Supply chain risks – getting more attention but less action – that’s a problem

supply chain risks
Image by megaflopp | Bigstockphoto

Supply chain risks are high profile, and several have triggered global news coverage. The problem is that there is still too little being done about it.

SolarWinds was the highest-profile and was, according to many, the perfect third-party supply chain attack. It reflected new patience among hackers, who infiltrated the Texas-based company and sent ‘trojanised’ updates to the company’s clients over three months, including US Government departments.

A recent survey by security firm BlueVoyant (1,200 CIOs, CISOs and CPOs – Chief Procurement Officers) found that awareness of supply chain risks has definitely increased, with executives who said last year that it was not on their radar falling from 31% to 13% this year.

This is clearly good news, especially as the majority have increased the budget to counter those supply chain risks.

The problem, an old familiar problem, is that the action taken to mitigate these supply chain risks is old fashioned to the point of being embarrassing. Many companies still audit their supply chains using a paper-based ‘system’, and many audit them only twice yearly.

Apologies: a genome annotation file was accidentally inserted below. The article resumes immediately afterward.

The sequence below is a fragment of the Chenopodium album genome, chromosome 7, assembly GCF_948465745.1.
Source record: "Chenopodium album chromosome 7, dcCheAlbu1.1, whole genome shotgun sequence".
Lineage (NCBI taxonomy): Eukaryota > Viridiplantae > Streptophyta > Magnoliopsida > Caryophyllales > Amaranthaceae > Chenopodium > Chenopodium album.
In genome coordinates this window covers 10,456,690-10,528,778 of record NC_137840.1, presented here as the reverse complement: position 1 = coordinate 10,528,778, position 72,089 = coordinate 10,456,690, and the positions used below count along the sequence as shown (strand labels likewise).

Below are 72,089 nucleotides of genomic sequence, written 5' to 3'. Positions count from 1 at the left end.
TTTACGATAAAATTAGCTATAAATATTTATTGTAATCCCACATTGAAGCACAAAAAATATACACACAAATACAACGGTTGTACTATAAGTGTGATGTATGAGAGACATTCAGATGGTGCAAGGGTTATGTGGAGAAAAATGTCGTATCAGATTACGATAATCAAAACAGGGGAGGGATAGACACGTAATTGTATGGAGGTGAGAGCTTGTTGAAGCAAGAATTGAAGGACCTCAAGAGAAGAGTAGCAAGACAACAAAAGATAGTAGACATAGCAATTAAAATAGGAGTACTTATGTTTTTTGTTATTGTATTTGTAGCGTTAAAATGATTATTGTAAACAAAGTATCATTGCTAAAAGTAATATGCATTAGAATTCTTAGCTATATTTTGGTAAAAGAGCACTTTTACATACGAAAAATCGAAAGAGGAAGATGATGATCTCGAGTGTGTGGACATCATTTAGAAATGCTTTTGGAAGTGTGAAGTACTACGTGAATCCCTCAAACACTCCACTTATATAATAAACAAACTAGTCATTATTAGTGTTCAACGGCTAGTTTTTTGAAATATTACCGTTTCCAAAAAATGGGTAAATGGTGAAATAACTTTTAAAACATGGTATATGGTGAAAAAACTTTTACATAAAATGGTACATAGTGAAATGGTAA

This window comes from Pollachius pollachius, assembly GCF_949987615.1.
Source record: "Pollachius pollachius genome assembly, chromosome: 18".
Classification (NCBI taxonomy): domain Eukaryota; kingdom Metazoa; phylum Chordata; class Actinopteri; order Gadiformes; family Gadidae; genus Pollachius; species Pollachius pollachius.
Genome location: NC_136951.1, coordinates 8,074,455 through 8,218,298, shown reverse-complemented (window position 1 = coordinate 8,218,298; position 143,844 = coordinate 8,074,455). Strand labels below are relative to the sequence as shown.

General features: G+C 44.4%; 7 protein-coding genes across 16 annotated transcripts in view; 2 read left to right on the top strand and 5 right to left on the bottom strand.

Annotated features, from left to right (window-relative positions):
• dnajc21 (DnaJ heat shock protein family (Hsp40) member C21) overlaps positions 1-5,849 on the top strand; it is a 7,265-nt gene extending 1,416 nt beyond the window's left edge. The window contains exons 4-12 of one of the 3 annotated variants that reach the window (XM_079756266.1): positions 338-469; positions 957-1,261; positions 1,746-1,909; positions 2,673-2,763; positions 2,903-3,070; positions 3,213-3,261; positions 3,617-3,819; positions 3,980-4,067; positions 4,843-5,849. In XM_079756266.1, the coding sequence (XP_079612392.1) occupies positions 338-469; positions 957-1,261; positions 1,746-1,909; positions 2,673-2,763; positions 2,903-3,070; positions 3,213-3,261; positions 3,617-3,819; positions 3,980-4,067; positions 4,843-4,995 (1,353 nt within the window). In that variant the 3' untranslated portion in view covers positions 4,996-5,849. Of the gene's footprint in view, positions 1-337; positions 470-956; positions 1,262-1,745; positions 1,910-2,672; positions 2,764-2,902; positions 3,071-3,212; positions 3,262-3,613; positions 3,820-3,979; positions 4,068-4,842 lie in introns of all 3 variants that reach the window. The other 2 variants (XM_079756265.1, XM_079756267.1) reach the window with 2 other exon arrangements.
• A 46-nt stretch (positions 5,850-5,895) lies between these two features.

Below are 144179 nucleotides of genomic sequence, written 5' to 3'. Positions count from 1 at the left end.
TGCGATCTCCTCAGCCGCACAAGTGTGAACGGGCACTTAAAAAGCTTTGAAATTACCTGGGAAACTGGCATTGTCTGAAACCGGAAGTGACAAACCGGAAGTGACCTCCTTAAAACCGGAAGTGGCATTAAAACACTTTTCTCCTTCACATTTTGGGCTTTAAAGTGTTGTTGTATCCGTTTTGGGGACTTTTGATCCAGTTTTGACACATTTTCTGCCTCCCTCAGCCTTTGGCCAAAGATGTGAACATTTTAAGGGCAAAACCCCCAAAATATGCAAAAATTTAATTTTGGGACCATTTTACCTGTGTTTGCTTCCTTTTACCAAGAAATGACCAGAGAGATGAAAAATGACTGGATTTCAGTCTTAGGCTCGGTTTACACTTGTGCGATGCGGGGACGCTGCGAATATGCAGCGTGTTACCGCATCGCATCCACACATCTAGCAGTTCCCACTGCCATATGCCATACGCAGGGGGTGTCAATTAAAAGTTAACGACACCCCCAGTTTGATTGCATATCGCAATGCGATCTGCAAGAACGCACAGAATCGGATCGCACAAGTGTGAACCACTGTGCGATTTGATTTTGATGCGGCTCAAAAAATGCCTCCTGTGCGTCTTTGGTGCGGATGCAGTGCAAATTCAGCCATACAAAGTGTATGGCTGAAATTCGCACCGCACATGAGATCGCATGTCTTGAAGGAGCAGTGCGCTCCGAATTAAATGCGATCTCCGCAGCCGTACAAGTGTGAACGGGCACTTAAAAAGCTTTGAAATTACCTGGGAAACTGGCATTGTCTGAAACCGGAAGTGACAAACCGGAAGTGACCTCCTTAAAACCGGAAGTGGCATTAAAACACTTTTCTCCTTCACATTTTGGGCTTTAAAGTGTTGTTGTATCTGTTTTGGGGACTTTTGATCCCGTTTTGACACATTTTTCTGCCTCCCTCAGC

This means that companies have no way of knowing whether there are current, ongoing risks in their supply chains. By the time they find out, either through the supplier going public with the information or the attack vector being exposed by a security company, it is too late. Ongoing monitoring is vital.

The problem is significant and, sadly, fits with what we know about current attitudes to risk. Security is an afterthought against the backdrop of a global pandemic, managing a remote workforce, making specific processes work as best they can.

Executives take the attitude that ‘if we increase sales, we can swallow the effects of an attack.’ Managers take the attitude that their lives are stressed enough and hope against hope that someone else’s alarm will go off, not theirs.

It is not an easy issue.

How do you energise your security, information and procurement teams to be more proactive? Working out an effective incentive is not easy and certainly not easy to monitor (‘Yup, only today boss I fought off two cyberattacks’).

The fact remains that supply chains risks are ripe for exploitation from sophisticated, patient hackers. The other point is that ransomware attacks have doubled in the last year, the average ransom is over a million dollars, and too many companies end up paying.

Related article:

It is our old infrastructure that we must protect, as a matter of urgency

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